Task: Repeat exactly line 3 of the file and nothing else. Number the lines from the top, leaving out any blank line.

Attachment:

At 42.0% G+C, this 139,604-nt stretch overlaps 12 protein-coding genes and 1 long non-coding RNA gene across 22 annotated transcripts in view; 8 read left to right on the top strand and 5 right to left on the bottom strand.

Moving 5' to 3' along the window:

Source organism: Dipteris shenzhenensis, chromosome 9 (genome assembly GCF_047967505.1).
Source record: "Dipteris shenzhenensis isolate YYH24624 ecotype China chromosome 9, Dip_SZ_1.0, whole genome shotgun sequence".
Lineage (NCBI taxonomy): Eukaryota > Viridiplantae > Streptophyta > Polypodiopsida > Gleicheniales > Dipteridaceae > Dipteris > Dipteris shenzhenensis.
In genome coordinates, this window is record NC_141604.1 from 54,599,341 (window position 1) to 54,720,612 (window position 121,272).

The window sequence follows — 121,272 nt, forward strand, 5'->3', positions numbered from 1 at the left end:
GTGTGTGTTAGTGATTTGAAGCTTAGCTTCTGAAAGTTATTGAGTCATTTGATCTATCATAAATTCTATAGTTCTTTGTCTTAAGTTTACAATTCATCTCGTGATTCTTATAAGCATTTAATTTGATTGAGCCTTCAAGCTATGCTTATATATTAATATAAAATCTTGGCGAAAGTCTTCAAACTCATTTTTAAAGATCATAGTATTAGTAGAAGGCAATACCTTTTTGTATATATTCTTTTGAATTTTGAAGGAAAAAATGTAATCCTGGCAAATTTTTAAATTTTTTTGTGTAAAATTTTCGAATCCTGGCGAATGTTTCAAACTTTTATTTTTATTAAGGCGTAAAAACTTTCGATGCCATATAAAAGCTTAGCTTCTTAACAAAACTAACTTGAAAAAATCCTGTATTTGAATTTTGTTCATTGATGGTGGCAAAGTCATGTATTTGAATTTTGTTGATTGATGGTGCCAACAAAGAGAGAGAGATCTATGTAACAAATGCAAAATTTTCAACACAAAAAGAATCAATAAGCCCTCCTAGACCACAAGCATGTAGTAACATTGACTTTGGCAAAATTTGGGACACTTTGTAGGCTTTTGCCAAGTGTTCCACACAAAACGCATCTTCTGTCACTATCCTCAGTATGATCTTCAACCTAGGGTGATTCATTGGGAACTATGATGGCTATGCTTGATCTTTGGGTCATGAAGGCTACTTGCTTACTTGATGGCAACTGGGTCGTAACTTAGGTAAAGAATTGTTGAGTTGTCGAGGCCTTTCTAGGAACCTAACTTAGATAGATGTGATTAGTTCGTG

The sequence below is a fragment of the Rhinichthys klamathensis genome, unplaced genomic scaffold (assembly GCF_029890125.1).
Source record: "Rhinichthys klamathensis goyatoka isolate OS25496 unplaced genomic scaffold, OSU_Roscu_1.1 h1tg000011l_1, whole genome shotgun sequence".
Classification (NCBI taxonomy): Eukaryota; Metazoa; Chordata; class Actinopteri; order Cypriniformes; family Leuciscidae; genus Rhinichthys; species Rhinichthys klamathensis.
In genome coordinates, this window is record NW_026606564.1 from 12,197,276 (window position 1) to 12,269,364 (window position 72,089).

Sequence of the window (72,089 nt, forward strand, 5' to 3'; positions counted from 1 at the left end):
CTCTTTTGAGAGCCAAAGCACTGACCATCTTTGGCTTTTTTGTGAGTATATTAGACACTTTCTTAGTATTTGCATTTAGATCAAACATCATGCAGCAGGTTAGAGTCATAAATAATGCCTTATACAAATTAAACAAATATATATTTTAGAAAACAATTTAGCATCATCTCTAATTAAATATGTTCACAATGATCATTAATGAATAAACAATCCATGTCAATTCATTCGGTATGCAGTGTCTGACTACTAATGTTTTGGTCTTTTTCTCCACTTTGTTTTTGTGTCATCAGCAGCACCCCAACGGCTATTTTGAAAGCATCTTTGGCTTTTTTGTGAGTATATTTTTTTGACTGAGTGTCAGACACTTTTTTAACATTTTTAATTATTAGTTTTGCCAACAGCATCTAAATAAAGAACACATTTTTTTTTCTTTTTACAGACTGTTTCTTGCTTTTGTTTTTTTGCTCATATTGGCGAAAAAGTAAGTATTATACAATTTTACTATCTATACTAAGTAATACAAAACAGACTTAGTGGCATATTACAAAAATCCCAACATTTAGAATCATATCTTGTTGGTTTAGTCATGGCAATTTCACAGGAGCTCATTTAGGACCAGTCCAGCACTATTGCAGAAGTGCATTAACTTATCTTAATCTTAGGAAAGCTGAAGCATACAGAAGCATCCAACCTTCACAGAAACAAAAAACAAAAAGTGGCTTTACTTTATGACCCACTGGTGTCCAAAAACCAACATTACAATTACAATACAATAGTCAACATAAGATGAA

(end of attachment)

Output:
Source organism: Dipteris shenzhenensis, chromosome 9 (genome assembly GCF_047967505.1).